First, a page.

5 questions to ask before buying a desktop computer for school and uni

Need a computer for university? It doesn’t have to be a laptop. Desktop PCs will give you more power for fewer pennies – find the right one for you with these 5 questions…


1. Are you Apple or Windows?

The first and most important thing to consider is which OS will best suit your needs.

Microsoft Windows: Word, Excel and PowerPoint are built to run on Windows PCs. The general controls and layouts are familiar and easy to use, and there’s no shortage of choice with countless PCs available from different manufacturers. Plus, Windows 10 has overhauled the Start button with some super-useful features.

Mac OS: Only runs on iMac and Mac mini, which are loved by creative types and cool kids and perfect for Adobe Creative Cloud. But Macs are equally handy with Word and Excel. If you’re an Apple fan, the iMac will sync with your iPhone and iPad. The latest version is macOS Sierra which has some cool new capabilities designed just for desktop.


2. How much desk space do you have?

Student halls aren’t known for being spacious. If yours is on the small side, you might want to consider an all-in one desktop.

These look completely different to traditional tower PCs but offer most of the same benefits. The components are built-in to the monitor, so you don’t need to find space for a big bulky box.

The iMac is a great example of an all-in-one desktop, and is particularly loved by creatives.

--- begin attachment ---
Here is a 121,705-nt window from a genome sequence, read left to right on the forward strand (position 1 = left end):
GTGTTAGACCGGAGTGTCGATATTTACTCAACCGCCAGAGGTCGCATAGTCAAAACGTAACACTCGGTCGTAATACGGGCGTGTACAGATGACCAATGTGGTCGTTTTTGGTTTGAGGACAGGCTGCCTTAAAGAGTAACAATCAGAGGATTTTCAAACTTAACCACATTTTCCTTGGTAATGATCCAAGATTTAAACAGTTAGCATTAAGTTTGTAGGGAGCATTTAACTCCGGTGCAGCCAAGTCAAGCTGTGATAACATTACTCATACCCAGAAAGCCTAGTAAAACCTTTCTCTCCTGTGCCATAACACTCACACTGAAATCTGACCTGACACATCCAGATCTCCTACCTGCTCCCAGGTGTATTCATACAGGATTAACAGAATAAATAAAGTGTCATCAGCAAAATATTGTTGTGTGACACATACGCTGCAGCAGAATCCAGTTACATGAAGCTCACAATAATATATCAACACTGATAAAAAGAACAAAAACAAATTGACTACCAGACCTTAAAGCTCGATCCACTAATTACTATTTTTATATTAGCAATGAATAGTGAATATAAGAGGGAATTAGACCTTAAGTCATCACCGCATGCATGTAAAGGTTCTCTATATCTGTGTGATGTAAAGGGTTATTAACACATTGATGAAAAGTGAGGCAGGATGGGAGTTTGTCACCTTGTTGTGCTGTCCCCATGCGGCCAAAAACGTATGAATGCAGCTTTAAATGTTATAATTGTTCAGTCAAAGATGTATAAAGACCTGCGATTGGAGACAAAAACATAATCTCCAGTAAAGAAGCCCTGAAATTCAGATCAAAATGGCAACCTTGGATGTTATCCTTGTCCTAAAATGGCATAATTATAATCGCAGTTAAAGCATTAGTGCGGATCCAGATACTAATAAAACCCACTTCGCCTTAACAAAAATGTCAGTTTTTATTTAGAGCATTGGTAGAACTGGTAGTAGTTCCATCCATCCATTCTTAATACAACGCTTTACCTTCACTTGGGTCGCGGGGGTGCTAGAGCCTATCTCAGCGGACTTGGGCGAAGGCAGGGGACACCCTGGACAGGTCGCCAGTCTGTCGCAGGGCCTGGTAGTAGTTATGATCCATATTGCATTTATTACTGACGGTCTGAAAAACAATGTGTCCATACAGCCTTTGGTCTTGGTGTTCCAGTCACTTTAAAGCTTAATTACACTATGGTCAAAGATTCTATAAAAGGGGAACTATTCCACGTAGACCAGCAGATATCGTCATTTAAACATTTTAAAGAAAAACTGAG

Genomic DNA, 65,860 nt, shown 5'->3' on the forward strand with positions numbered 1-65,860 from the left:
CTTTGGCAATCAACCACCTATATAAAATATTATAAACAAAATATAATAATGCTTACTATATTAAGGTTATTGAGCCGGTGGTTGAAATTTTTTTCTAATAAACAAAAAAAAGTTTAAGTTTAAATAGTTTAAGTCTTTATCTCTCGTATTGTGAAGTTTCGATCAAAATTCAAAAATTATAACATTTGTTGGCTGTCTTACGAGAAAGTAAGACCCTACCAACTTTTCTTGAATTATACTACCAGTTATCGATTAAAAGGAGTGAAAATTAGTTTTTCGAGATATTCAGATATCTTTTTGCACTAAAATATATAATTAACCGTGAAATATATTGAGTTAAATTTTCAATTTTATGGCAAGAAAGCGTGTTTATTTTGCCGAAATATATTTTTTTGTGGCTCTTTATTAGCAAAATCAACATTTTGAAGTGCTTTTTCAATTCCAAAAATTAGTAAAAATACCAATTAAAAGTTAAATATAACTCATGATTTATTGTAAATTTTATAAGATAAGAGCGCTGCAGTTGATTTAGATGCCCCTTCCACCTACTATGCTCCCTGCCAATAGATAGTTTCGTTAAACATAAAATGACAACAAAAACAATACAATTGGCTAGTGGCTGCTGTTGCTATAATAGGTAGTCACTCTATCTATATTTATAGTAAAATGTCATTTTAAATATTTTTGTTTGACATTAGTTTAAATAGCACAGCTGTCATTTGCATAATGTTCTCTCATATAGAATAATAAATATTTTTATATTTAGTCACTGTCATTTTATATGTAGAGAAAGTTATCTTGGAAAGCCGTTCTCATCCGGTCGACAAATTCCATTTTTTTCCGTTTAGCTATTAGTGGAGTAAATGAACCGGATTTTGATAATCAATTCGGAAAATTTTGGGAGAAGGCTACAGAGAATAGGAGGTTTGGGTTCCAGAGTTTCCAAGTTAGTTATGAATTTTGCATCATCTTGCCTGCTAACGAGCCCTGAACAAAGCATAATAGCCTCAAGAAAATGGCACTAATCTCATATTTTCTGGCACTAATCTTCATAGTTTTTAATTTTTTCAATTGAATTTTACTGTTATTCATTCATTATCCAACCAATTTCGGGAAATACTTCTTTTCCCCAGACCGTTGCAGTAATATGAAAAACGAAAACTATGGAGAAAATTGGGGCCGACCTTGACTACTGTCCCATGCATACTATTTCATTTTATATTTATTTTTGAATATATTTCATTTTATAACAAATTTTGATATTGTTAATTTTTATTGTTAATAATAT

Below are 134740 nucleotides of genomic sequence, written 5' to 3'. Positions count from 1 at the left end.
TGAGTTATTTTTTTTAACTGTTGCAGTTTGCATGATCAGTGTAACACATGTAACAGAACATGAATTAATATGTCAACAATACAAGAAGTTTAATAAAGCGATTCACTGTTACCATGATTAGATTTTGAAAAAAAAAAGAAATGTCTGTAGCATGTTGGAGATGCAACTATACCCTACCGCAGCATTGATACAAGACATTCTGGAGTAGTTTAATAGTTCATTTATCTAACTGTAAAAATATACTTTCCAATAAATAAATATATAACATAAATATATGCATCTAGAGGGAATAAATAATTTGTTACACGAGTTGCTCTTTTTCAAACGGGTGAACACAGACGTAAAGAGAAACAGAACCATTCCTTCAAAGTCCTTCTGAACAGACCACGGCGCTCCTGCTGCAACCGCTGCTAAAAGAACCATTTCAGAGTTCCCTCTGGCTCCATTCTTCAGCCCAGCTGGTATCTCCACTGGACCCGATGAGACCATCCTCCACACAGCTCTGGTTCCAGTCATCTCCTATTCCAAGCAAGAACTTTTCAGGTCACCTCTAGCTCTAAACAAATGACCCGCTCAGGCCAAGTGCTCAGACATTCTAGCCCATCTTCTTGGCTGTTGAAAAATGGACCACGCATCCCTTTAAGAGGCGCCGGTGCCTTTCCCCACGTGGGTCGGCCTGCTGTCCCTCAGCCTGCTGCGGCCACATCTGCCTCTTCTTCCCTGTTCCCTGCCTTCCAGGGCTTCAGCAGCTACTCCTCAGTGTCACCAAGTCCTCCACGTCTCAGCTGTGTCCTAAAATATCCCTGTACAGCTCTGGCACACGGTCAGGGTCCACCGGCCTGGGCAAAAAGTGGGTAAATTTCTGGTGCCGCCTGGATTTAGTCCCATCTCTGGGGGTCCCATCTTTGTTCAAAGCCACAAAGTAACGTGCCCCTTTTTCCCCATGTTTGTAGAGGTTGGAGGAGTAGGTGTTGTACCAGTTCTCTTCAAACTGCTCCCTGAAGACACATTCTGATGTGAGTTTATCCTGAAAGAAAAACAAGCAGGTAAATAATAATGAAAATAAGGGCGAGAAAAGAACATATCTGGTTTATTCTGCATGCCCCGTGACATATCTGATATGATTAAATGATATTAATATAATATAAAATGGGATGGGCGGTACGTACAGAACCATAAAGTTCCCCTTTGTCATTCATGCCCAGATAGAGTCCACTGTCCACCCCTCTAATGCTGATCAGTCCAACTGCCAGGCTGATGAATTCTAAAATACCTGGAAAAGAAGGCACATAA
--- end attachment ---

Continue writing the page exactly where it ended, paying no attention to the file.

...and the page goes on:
Check out the iMac

But there are some fantastic all-in-one Windows PCs too, such as the Acer C22 – check it outAcer C22

3. What subject are you studying?

We ask because creatives using design software like Adobe Creative Cloud, or always-online multitaskers, need more power than, say, English or History students who will mostly write essays in Word. 

The main spec to look at here is the processor, which is like your PC’s brain. Match your needs to the right Intel Core processor:

  • Everyday essay writing and web browsing, look to Intel Core i3
  • Design subjects that use Adobe Illustrator and Photoshop, look to Intel Core i5
  • Multitaskers who want to stream Spotify, work in Excel and chat online, look to Intel Core i5
  • Video editors, spreadsheet masters and creative power users, look to Intel Core i7


4. Are you annoyed by slow computers?

When you’re on a deadline and your PowerPoint presentation won’t load, it can be seriously frustrating. The same can be said when you’re trying to load a game, or shut down your PC at the end of the day.

You need SSD, or solid state drive, in your life. Put simply, it makes everything faster.

‘What you’ll notice straight away is just how quick it starts up,’ says YouTuber Ash Tailor. ‘You’ll notice this speed immediately when copying files, loading programs and much more.’


5. Do you have a huge iTunes archive?

Lots of people have fully moved over to streaming services like Spotify and Apple Music for listening to music. But if you’ve still got a colossal iTunes full of MP3s, and thousands of photos, you’ll need to think about storage. 

You may want to consider a PC with a traditional HDD hard drive. PCs that use HDD drives are usually cheaper and have much more space to save things than an SSD. But they’re also slower and noisier.

The best of both worlds: Combine a faster SSD PC with an external hard drive to store all of your files. These slim, lightweight devices plug into your PC via USB and can be found for less than £50.

Don’t rule out the desktop – find your perfect PC now